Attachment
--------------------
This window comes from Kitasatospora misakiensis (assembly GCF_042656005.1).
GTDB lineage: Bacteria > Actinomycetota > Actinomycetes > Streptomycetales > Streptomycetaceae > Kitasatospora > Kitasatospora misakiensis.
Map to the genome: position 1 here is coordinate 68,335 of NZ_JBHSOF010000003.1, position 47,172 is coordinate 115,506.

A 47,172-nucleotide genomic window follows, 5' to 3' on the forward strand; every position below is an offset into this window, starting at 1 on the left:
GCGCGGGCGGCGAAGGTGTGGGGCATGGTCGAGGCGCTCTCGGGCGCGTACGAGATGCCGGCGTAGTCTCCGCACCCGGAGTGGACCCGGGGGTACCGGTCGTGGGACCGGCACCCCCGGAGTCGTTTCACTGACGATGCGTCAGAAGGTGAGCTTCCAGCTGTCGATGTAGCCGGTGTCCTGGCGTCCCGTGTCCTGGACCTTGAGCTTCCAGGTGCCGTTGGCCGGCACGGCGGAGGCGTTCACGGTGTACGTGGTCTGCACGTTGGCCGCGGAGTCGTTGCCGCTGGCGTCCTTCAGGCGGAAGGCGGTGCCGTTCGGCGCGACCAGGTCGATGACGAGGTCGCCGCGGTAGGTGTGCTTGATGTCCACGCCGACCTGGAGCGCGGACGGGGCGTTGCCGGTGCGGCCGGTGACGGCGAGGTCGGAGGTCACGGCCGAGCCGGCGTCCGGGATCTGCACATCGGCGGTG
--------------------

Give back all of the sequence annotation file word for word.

This window comes from Kitasatospora misakiensis (assembly GCF_042656005.1).
GTDB lineage: Bacteria > Actinomycetota > Actinomycetes > Streptomycetales > Streptomycetaceae > Kitasatospora > Kitasatospora misakiensis.
Map to the genome: position 1 here is coordinate 68,335 of NZ_JBHSOF010000003.1, position 47,172 is coordinate 115,506.

A 47,172-nucleotide genomic window follows, 5' to 3' on the forward strand; every position below is an offset into this window, starting at 1 on the left:
GCGCGGGCGGCGAAGGTGTGGGGCATGGTCGAGGCGCTCTCGGGCGCGTACGAGATGCCGGCGTAGTCTCCGCACCCGGAGTGGACCCGGGGGTACCGGTCGTGGGACCGGCACCCCCGGAGTCGTTTCACTGACGATGCGTCAGAAGGTGAGCTTCCAGCTGTCGATGTAGCCGGTGTCCTGGCGTCCCGTGTCCTGGACCTTGAGCTTCCAGGTGCCGTTGGCCGGCACGGCGGAGGCGTTCACGGTGTACGTGGTCTGCACGTTGGCCGCGGAGTCGTTGCCGCTGGCGTCCTTCAGGCGGAAGGCGGTGCCGTTCGGCGCGACCAGGTCGATGACGAGGTCGCCGCGGTAGGTGTGCTTGATGTCCACGCCGACCTGGAGCGCGGACGGGGCGTTGCCGGTGCGGCCGGTGACGGCGAGGTCGGAGGTCACGGCCGAGCCGGCGTCCGGGATCTGCACATCGGCGGTG